A grassroots push to save the most sacred land on Kauai

Photo of Amy Graff

The Coco Palms Resort was damaged in a 1992 hurricane and has been sitting unrepaired since then. A group of community leaders is working to buy the property to turn it into a public park and cultural center.

The Coco Palms Resort was damaged in a 1992 hurricane and has been sitting unrepaired since then. A group of community leaders is working to buy the property to turn it into a public park and cultural center.

Christine Hitt

A group of community leaders on the Hawaiian island of Kauai wants to stop the redevelopment of the decaying Coco Palms Resort in Wailua and turn the 46-acre property into a public park and cultural center that honors and celebrates the Native Hawaiians who lived on the land hundreds of years ago. 

I Ola Wailuanui hopes to buy the property from the Utah-based developers who plan to replace the resort — which was destroyed by Hurricane Iniki in 1992 — with a 350-room hotel. 

“This is one of the most cultural historic religious sites in all of ancient Hawaii,” said Teresa Tico, a local attorney who is part of the effort to return the property to the public. “There are ancient heiau, fishponds, burial grounds. It’s a historic site that should be preserved and protected. What’s more, we don’t have the infrastructure on this island. This island is bursting at the seams. The worst traffic on this island is in front of the Coco Palms.”

I Ola Wailuanui issued a petition last year to stop the hotel development; it received nearly 15,000 signatures. The group more recently launched a fundraising campaign this month, which brought in $200,000 in pledges in a week.

It’s a drop in the bucket, but Gary Hooser, former Hawaii state Senate majority leader, said it’s a start. Hooser said the group also recently met with the developers, and they are “increasingly aware that this property is going to be extremely difficult to develop into a hotel, both due to the location with the traffic and also due to the community climate.”

Set at the mouth of the Wailua River and the base of the velvety green Nounou Mountain, the Coco Palms Resort was built in the 1950s as a Polynesian-themed getaway with torch-lighting ceremonies, hula shows and pig roasts on its grounds, landscaped with hundreds of palm trees. The resort attracted Hollywood celebrities; when the 1957 movie “South Pacific” was filmed at Hanalei Bay, the cast — including Mitzi Gaynor and Rossano Brazzi — stayed at the Coco Palms, according to Hawaii Magazine. But it was Elvis Presley’s 1961 “Blue Hawaii,” filmed on-site, that made the hotel world famous.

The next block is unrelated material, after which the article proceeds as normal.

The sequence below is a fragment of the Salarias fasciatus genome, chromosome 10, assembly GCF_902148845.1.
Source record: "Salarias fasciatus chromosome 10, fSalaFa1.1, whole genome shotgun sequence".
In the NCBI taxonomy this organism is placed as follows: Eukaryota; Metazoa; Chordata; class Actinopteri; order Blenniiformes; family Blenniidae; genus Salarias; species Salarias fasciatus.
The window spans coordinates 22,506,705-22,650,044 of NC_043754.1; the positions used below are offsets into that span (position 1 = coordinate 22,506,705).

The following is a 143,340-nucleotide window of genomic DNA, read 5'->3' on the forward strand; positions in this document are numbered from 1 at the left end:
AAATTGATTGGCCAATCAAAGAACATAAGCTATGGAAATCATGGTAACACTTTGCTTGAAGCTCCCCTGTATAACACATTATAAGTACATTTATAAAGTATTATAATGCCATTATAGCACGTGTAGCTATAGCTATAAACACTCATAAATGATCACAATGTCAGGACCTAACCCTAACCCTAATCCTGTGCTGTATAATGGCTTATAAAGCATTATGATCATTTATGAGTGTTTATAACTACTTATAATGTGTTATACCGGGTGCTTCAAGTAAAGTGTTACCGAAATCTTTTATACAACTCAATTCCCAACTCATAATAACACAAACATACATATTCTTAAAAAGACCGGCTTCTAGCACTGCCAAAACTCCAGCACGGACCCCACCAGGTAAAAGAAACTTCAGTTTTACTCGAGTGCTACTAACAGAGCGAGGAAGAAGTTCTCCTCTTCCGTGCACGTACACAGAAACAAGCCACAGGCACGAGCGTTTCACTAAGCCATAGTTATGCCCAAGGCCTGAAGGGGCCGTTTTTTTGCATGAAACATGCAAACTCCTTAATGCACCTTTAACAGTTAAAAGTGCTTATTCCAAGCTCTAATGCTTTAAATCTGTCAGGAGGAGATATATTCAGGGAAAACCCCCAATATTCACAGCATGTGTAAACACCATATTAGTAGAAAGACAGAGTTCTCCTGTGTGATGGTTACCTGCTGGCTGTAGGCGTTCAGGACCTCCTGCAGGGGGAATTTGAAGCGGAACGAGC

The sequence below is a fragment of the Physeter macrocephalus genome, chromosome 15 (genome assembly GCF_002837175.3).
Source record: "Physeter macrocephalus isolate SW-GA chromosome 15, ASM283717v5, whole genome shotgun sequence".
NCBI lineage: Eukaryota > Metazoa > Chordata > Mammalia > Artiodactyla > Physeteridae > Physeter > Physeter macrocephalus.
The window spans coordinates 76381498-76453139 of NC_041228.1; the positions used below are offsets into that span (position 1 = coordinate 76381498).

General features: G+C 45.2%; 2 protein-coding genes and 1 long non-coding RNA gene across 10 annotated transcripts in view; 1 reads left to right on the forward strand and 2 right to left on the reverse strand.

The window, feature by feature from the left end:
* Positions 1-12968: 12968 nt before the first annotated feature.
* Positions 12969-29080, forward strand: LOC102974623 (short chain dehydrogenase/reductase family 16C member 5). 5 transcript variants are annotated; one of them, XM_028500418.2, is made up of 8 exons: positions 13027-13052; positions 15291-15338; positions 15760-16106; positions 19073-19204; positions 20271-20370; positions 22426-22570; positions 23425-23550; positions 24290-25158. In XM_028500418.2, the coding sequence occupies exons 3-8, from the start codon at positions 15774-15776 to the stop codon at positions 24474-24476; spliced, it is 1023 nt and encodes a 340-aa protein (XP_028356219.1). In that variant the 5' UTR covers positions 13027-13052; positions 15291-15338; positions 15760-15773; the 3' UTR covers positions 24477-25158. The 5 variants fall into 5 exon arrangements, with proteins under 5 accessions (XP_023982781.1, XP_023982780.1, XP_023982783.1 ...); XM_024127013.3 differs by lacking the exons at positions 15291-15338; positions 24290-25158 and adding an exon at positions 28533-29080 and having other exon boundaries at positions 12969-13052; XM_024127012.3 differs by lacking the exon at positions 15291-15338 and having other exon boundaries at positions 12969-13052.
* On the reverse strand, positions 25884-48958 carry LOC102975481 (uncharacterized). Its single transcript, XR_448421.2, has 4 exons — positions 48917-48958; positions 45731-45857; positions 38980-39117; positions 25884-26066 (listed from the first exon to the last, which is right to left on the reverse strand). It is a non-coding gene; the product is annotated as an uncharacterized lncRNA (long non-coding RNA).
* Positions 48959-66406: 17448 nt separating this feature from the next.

The Coco Palms Resort was featured in Elvis Presley's

The Coco Palms Resort was featured in Elvis Presley’s “Blue Hawaii.” 

Screenshot/Paramount Pictures

Those glory days ended with Hurricane Iniki, which whipped the resort with 145 mph winds and monster waves in 1992. The hotel has been visibly decaying behind a chain-link fence ever since. “It has been sitting like a trash heap for 30 years,” Hooser said.

Since the hurricane, the property has been bought and sold a few times by various developers. Last year, a Utah-based developer purchased the property at a foreclosure auction for $22 million. The property is in the process of being sold again and is in escrow, Hooser said. 

Long before the Coco Palms was built, the Native Hawaiians settled in this area on Kauai’s eastern shore. 

Puali‘ili‘imaikalani Rossi, a professor of Hawaiian studies and anthropology at Kauai Community College, said this land adjacent to the largest navigable river on the island was the center of food production for the Native Hawaiians hundreds of years ago. It was also the site of royal compounds, and Rossi said chiefs wanted their children birthed there.

“I would say this is the most sacred site on Kauai,” she noted.